Corkscrew After Hours: In Search of Ancient Giants

The cloak of night makes many things seem frightening, especially an ancient swampy expanse, where the croaks and groans from the shadowed trees seem take on an exaggerated closeness. The 13,000-acres expanse of Corkscrew Swamp Sanctuary is no place to be come night, unless of course it’s along the two-mile boardwalk for the monthly Corkscrew After Hours program.

Corkscrew After Dark - Corkscrew Swamp Sanctuary

The Corkscrew Swamp Sanctuary Boardwalk at Night.

Photo by R.J. Wiley

   Designed to welcome the eco-curious to enjoy the sanctuary once night falls, After Hours gives guests an opportunity to experience the contrast of the daytime environment, while merging an educational component intended to enlighten about the sanctuary and the shrinking Florida wilderness. There is an intimacy in the ancient bald cypress forest as it is folded in darkness; as the twitter of songbirds transitions to owl hoots and a symphony of croaks erupts from the swamp as toads and frogs make their call, the vastness of the sanctuary presses as your other senses compensate for diminished sight.

Corkscrew Swamp Sanctuary - After Hours program - National Audubon Society - photo by Waddy Thompson
Photo by Waddy Thompson

   For December’s installment, scheduled for Friday, December 12, a special presentation by Corkscrew Swamp Sanctuary’s Resource Manager, C. Michael Knight, Ph.D., will take visitors deeper in the forest than ever before—all from the safety of the Blair Audubon Center lecture hall.

   The evening’s programming begins at 5:30 p.m. with a classroom presentation, “Exploration of Corkscrew’s Ancient Forest,” led by Knight, including a complete summary of the recent research expedition he led in Corkscrew Swamp.

    In April 2013, Knight, a research conservation biologist, and team embarked on an expedition to survey Corkscrew Swamp’s old-growth forest, the world’s largest remaining old-growth bald cypress strand. “In response to early historical accounts of giant cypress trees measuring over 20 feet in circumference and dating at least 500 years old, I wanted to know how many of these ancient giants still grew in Corkscrew Swamp and where they were located,” said Knight via email.

   The first phase of the study had the team surveying the entirety of the old-growth forest, approximately 700 acres, locating 60 giant trees, the largest of which measured 24 feet in circumference. This entailed an exhaustive search that went deep into some of the remotest areas of the swamp, sometimes trudging waste deep in the water. Following this, phase two of the expedition trained its eye on a single tree. To better understand the ecological significance of these magnificent trees, the team took a full inventory of all plant and animal life calling one of these leviathan trees home.

Expedition leader Dr. Mike Knight, FN’07 with Flag #174 - The Explorer's Club - Ancient Giants of the Swamp Expedition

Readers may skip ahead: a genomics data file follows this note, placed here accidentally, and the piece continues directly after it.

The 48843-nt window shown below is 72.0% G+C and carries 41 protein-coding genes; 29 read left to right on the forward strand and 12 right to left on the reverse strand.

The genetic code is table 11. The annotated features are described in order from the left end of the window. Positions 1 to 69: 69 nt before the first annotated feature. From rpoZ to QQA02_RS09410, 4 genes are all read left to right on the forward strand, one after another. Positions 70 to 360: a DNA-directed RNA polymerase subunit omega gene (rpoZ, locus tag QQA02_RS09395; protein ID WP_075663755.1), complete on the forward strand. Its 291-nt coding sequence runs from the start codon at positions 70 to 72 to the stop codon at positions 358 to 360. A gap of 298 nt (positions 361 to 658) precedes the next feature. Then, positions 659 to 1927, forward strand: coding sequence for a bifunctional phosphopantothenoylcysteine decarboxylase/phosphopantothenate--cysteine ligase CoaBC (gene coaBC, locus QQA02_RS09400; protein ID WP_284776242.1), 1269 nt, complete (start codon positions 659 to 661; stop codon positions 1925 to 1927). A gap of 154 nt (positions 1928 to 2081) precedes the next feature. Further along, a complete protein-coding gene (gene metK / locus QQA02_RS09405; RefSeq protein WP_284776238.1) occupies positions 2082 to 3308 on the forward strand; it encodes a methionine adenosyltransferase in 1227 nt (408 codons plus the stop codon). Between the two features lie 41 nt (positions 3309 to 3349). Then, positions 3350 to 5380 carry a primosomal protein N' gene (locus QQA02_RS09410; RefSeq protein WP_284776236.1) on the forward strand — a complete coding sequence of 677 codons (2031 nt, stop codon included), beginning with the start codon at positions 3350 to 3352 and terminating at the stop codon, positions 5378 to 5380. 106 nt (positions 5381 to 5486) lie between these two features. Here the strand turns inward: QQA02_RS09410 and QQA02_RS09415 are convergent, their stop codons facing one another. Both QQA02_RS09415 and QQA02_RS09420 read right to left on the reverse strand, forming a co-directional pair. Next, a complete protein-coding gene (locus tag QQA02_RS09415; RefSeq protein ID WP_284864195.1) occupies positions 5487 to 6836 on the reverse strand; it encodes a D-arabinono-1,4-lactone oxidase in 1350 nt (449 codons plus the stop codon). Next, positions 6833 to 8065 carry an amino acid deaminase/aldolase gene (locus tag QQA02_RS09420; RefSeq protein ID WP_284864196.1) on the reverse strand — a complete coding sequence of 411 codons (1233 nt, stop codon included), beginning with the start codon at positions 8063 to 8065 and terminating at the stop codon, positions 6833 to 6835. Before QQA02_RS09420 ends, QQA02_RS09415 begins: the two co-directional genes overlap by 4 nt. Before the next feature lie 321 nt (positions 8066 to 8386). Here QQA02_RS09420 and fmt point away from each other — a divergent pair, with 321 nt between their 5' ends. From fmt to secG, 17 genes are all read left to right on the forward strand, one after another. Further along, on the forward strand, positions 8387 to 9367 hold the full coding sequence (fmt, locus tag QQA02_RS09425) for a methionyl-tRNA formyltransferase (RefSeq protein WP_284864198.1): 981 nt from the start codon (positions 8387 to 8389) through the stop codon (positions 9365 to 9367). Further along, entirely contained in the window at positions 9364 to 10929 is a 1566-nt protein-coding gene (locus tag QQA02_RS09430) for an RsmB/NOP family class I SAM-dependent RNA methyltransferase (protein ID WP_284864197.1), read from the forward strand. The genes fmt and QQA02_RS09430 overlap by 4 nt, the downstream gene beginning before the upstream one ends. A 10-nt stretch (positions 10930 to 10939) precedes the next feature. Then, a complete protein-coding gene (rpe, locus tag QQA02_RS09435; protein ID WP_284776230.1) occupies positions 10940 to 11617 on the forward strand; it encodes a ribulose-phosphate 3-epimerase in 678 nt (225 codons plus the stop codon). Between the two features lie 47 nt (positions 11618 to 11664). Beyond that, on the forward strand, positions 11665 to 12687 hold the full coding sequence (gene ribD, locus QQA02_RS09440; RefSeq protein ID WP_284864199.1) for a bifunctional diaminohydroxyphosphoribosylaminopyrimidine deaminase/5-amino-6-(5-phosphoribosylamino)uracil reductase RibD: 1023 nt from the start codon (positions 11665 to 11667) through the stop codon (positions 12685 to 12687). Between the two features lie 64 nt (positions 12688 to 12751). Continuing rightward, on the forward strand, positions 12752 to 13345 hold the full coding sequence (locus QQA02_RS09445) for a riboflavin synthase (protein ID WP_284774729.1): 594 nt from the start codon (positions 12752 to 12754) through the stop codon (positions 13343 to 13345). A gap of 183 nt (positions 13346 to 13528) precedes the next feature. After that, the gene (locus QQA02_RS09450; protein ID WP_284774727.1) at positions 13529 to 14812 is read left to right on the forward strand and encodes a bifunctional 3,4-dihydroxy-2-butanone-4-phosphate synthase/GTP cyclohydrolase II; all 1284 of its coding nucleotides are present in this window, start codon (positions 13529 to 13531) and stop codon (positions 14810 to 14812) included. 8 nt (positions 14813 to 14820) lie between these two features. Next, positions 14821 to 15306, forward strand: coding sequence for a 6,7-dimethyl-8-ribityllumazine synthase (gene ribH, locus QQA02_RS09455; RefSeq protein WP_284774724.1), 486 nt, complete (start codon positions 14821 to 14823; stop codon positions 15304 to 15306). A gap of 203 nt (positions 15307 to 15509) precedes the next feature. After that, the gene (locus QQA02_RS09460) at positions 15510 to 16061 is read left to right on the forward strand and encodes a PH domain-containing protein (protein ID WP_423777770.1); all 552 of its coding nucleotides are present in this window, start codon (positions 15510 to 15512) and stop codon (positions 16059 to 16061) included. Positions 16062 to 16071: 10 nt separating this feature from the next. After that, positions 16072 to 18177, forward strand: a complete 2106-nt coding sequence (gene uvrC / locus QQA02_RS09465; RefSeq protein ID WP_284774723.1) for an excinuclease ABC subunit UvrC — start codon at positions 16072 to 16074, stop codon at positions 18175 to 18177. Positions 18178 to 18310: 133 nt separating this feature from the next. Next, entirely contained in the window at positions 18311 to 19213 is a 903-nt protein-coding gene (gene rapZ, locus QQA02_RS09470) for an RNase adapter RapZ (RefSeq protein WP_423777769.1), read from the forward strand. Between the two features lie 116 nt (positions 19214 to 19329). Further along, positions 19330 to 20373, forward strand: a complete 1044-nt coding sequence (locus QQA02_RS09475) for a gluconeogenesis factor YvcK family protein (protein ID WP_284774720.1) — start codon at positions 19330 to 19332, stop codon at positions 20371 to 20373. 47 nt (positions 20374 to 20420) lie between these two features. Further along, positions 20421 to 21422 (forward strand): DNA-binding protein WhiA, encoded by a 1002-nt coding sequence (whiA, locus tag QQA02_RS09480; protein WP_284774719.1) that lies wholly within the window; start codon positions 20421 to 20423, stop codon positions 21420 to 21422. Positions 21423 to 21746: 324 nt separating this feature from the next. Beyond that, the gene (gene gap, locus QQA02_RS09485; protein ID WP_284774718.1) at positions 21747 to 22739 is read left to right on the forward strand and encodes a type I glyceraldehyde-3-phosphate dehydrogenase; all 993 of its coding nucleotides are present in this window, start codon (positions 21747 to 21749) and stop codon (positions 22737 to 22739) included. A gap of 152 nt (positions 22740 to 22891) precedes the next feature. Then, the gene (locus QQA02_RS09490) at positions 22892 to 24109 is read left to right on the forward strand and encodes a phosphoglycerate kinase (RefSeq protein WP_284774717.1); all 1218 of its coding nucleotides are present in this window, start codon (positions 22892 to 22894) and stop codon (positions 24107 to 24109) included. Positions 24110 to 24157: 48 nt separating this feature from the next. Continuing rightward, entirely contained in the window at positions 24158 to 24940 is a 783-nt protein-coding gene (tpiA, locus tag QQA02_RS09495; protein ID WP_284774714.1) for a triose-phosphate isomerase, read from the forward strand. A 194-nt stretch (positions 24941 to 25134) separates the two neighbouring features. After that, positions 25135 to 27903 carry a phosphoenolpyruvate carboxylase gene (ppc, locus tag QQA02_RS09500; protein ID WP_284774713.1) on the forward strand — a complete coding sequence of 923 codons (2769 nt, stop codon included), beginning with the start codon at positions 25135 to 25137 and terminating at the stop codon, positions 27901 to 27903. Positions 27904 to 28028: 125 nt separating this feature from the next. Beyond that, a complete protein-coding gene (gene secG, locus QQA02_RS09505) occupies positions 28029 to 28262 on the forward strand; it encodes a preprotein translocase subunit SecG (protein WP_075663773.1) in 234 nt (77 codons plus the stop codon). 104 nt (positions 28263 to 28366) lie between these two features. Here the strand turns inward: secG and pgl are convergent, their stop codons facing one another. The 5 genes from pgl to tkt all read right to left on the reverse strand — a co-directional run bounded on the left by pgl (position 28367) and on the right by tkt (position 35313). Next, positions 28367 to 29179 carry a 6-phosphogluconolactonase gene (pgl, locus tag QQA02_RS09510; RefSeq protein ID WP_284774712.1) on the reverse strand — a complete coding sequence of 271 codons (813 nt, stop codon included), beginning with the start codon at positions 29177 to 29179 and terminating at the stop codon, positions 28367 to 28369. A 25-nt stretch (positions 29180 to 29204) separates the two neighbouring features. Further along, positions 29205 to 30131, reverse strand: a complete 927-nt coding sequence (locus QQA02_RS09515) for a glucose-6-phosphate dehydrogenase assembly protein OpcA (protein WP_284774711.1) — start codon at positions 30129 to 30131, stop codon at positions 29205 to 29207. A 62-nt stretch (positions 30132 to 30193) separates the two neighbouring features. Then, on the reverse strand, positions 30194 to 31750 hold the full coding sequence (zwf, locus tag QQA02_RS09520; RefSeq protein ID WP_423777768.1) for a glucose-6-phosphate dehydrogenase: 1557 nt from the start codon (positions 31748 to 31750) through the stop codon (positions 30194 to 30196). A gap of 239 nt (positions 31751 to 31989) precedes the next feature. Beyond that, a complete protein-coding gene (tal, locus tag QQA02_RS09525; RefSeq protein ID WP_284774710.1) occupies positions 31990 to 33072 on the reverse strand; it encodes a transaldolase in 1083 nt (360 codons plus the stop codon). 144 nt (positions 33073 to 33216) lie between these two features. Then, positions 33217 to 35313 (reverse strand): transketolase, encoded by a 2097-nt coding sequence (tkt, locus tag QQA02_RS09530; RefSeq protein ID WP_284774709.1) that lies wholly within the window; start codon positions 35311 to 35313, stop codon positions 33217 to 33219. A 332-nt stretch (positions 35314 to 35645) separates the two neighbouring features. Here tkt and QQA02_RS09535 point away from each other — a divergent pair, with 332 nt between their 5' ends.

Expedition leader Dr. Mike Knight, FN’07 with Flag #174

Photo courtesy of The Explorer’s Club

   “This study was conducted from ground level all the way up into the tree canopy (using specialized climbing gear). We only scratched the surface identifying the biodiversity supported by a single bald cypress tree, but we also made some very interesting discoveries,” said Knight, who is currently compiling his findings in scientific publications and an official expedition report to be submitted to the Explorer’s Club archives. As an elected Fellow of the Explorer’s Club (and Southwest Florida Regional Director of the Florida Chapter), Knight carried Flag #174 – last carried on expedition 50 years ago on a trans-Antarctica expedition – on what is now officially known as the “Ancient Giants of the Swamp Expedition.”

   Knight will share his findings and some stories from the “Ancient Giants of the Swamp Expedition,” which came to a close in August 2014, kick starting December’s After Hours programing.

  • Admission is free with normal park fee ($12 per adult, $6 per child).
  • Sandwiches, snacks and drinks will be available at the Tea Room.
  • For more information, call 239-348-9151 or visit

Additional programing includes:

  • From 5:30-7:30 p.m., folksinger/guitarist Ken Skeens will perform at the Blair Audubon Center. With a tinge of Appalachian heritage, the Will McLean Florida Folk Heritage Award-winning songwriter’s acoustic melodies tap into subjects ranging from the environment and preservation to spirituality and Americana.
  • Concurrently, from 5:30-7:30 p.m., an Interpretive Discovery station on cypress trees will setup shop on the deck behind the Blair Center.
  • From 6-7 p.m., Corkscrew naturalist will lead guided walks along the boardwalk. Times vary, and visitors must sign-up at the admission desk that night.
  • With the sun setting at 5:37 p.m., budding astronomers and stargazers will have a chance to peer into the night’s sky with The Everglades Astronomical Society from 7-9 p.m.

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